Egyptians are set to vote on their second constitution in as many years on Tuesday and Wednesday in a referendum that is widely seen as the first electoral test for the country’s powerful military chief since he ousted Mohammed Morsi last year.
The vote comes just days after Egypt’s army chief, Gen. Abdel Fattah al-Sisi, gave the strongest indication so far of his intention to run for president.
A “Yes” vote for the new constitution – along with a respectable turnout – would be viewed as granting legitimacy to the political process that has been put in place since Morsi’s ouster in July.
“This referendum isn’t only going to be a test of whether people approve of the newly amended constitution. If, as expected, it is a resounding “Yes” then it will give legitimacy – through the ballot box – to the ousting of Mohammed Morsi and the new regime that the army has put in place,” said FRANCE 24’s Kathryn Stapley, reporting from Cairo on the eve of the vote.
In the lead-up to the January 14-15 vote, the streets of Cairo and other Egyptian cities have been awash with billboards and posters bearing a large tick for “Yes”. Television ads linking the “Yes” vote with stability and security have dominated the airwaves with messages such as, “A Yes to the constitution is a No to terrorism” and “Yes, we love our country”.
In sharp contrast, there have been few – if any – visible signs of a “No” campaign on the streets of the Egyptian capital. At least seven activists attempting to campaign for a “No” vote have been arrested earlier this month, according to the New York-based Human Rights Watch.
‘The turnout will be all important’
With the now banned Muslim Brotherhood calling for a boycott of the constitutional referendum, all eyes are on the turnout in the two-day vote.
“The turnout will be all important here,” explained Stapley. “The authorities will be looking for a turnout of more than the 32% that voted in the 2012 referendum.”
The new, 247-article draft constitution is being offered as a replacement for the suspended 2012 constitution, which was drawn up under Morsi’s term in office.
“Those who support this constitution say it’s a vast improvement on the 2012 charter,” said Stapley. “It certainly limits the scope of Islamic law, which rights advocates have been saying is a step forward.”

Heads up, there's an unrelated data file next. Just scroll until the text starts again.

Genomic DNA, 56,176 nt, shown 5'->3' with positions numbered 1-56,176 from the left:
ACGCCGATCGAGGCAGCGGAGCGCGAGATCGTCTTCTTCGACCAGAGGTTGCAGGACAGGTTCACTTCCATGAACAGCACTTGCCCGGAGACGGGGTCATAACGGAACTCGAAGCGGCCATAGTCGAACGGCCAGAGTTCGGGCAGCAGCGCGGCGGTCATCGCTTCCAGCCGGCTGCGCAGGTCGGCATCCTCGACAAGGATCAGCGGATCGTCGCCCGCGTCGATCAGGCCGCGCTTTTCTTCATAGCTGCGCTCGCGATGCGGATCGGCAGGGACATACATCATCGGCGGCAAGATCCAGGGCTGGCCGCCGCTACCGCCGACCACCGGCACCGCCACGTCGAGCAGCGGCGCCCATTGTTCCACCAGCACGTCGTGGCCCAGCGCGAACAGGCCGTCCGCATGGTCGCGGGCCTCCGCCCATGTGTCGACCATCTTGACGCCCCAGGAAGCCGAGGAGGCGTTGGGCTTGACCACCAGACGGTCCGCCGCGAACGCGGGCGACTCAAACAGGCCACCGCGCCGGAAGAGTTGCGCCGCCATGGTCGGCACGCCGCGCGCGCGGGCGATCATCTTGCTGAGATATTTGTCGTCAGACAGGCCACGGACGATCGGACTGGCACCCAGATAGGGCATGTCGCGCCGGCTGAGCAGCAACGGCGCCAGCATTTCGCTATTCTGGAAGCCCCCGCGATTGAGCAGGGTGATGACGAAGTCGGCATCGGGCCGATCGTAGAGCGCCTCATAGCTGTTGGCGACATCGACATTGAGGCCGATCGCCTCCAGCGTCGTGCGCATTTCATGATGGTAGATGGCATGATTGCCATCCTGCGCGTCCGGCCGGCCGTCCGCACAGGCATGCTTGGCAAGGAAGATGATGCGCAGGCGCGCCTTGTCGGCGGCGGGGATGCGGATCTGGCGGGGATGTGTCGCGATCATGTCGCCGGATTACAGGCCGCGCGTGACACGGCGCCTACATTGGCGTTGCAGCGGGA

Criticisms over lack of civilian oversight of military
But rights groups have also criticised the 2013 draft constitution for not providing for any civilian oversight of the military.
In a report published over the weekend, the Cairo Institute for Human Rights Studies (CIHRS) expressed “profound reservations” about the constitution drafted by a 50-member panel of mostly secular politicians.
Among the more contentious clauses are Article 204 – which legalises military trials for civilians – and Article 201, which states that the defense minister must be chosen from the armed forces, thereby precluding the possibility of a civilian defense minister.
Civil society activists have also voiced concerns over Article 234, which states that the armed forces must approve the defense minister for the next two presidential terms.
In a statement posted last week, the Atlanta-based Carter Center cited “the polarized environment and the narrowed political space surrounding the upcoming referendum, as well as the lack of an inclusive process for drafting and publicly debating the draft constitution” as being of particular concern.
Tight security, supportive electorate
While the Muslim Brotherhood has vowed to stage mass demonstrations supporting a boycott, many observers are not sure if the 85-year-old organisation – which has been labeled a terrorist group – will be able to mobilize its supporters following a government crackdown and the arrests of senior Brotherhood leaders.
Security has been tightened for the two-day vote, with 160,000 soldiers – including elite paratroopers and commandos backed by armored vehicles and helicopters – deployed to protect polling stations and voters. Around 200,000 police officers are also being posted across the country, said the Associated Press, citing an unnamed Egyptian security source.
Despite the security fears and criticisms of rights groups, many Egyptians have said they are eager to vote in the January 14-15 referendum, in a country that has grown weary of demonstrations and political upheavals over the past three years.
“It’s a constitution that provides everything for the Egyptian citizen and we want the country to move forward,” said a supporter of the Islamist al-Nour party at a gathering in the lead-up to the referendum. The Salafist al-Nour is the only Islamist party calling on its supporters to back the 2013 draft constitution.
Speaking to FRANCE 24 at a rally on the outskirts of Cairo, al-Nour member and former MP Ashraf Thabet expressed confidence that the draft constitution would be approved.
“I believe that the Egyptian people will go out to vote,” said Thabet. “This vote is a very big step to achieve security and stability for Egyptian society.”
Date created : 2014-01-13